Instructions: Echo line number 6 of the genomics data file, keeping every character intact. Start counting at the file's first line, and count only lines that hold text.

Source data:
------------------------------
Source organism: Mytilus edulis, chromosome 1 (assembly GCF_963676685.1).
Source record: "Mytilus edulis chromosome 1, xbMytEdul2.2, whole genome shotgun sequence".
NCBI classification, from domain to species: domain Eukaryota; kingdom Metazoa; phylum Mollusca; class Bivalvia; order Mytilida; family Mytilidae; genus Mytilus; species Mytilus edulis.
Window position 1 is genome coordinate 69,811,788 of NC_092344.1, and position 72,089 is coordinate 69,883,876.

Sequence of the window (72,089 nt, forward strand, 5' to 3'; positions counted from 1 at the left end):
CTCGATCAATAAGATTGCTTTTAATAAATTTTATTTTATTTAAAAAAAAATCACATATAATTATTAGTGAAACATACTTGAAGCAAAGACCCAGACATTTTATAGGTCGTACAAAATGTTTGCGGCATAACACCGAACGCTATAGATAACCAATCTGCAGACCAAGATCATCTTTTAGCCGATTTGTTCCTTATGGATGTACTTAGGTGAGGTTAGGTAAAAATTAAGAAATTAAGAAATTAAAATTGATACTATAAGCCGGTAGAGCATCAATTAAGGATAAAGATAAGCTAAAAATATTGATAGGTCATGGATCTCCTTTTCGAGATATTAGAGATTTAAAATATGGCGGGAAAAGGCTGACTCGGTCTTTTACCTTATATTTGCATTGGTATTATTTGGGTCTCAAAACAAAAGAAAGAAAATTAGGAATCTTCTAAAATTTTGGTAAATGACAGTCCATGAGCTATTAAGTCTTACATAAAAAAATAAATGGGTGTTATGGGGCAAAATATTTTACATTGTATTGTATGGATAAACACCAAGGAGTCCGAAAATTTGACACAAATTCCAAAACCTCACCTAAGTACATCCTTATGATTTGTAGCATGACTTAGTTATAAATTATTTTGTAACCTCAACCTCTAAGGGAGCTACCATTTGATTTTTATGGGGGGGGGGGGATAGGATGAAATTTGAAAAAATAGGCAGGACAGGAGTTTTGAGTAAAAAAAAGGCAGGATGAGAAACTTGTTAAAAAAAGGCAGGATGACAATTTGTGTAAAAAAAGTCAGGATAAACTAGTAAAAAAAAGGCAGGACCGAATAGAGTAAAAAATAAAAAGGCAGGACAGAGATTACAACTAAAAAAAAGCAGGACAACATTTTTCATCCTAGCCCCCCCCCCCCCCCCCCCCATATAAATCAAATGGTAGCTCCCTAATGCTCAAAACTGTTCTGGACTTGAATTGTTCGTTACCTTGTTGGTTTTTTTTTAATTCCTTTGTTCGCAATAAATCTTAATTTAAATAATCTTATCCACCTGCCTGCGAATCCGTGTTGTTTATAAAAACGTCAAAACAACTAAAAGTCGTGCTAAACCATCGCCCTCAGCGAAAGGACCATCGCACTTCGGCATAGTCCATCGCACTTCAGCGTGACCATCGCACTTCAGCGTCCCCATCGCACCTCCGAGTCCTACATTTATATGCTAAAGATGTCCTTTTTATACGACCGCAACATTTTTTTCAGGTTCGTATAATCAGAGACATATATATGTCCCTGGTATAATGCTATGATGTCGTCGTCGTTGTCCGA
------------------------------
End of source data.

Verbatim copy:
CTCGATCAATAAGATTGCTTTTAATAAATTTTATTTTATTTAAAAAAAAATCACATATAATTATTAGTGAAACATACTTGAAGCAAAGACCCAGACATTTTATAGGTCGTACAAAATGTTTGCGGCATAACACCGAACGCTATAGATAACCAATCTGCAGACCAAGATCATCTTTTAGCCGATTTGTTCCTTATGGATGTACTTAGGTGAGGTTAGGTAAAAATTAAGAAATTAAGAAATTAAAATTGATACTATAAGCCGGTAGAGCATCAATTAAGGATAAAGATAAGCTAAAAATATTGATAGGTCATGGATCTCCTTTTCGAGATATTAGAGATTTAAAATATGGCGGGAAAAGGCTGACTCGGTCTTTTACCTTATATTTGCATTGGTATTATTTGGGTCTCAAAACAAAAGAAAGAAAATTAGGAATCTTCTAAAATTTTGGTAAATGACAGTCCATGAGCTATTAAGTCTTACATAAAAAAATAAATGGGTGTTATGGGGCAAAATATTTTACATTGTATTGTATGGATAAACACCAAGGAGTCCGAAAATTTGACACAAATTCCAAAACCTCACCTAAGTACATCCTTATGATTTGTAGCATGACTTAGTTATAAATTATTTTGTAACCTCAACCTCTAAGGGAGCTACCATTTGATTTTTATGGGGGGGGGGGGATAGGATGAAATTTGAAAAAATAGGCAGGACAGGAGTTTTGAGTAAAAAAAAGGCAGGATGAGAAACTTGTTAAAAAAAGGCAGGATGACAATTTGTGTAAAAAAAGTCAGGATAAACTAGTAAAAAAAAGGCAGGACCGAATAGAGTAAAAAATAAAAAGGCAGGACAGAGATTACAACTAAAAAAAAGCAGGACAACATTTTTCATCCTAGCCCCCCCCCCCCCCCCCCCCATATAAATCAAATGGTAGCTCCCTAATGCTCAAAACTGTTCTGGACTTGAATTGTTCGTTACCTTGTTGGTTTTTTTTTAATTCCTTTGTTCGCAATAAATCTTAATTTAAATAATCTTATCCACCTGCCTGCGAATCCGTGTTGTTTATAAAAACGTCAAAACAACTAAAAGTCGTGCTAAACCATCGCCCTCAGCGAAAGGACCATCGCACTTCGGCATAGTCCATCGCACTTCAGCGTGACCATCGCACTTCAGCGTCCCCATCGCACCTCCGAGTCCTACATTTATATGCTAAAGATGTCCTTTTTATACGACCGCAACATTTTTTTCAGGTTCGTATAATCAGAGACATATATATGTCCCTGGTATAATGCTATGATGTCGTCGTCGTTGTCCGA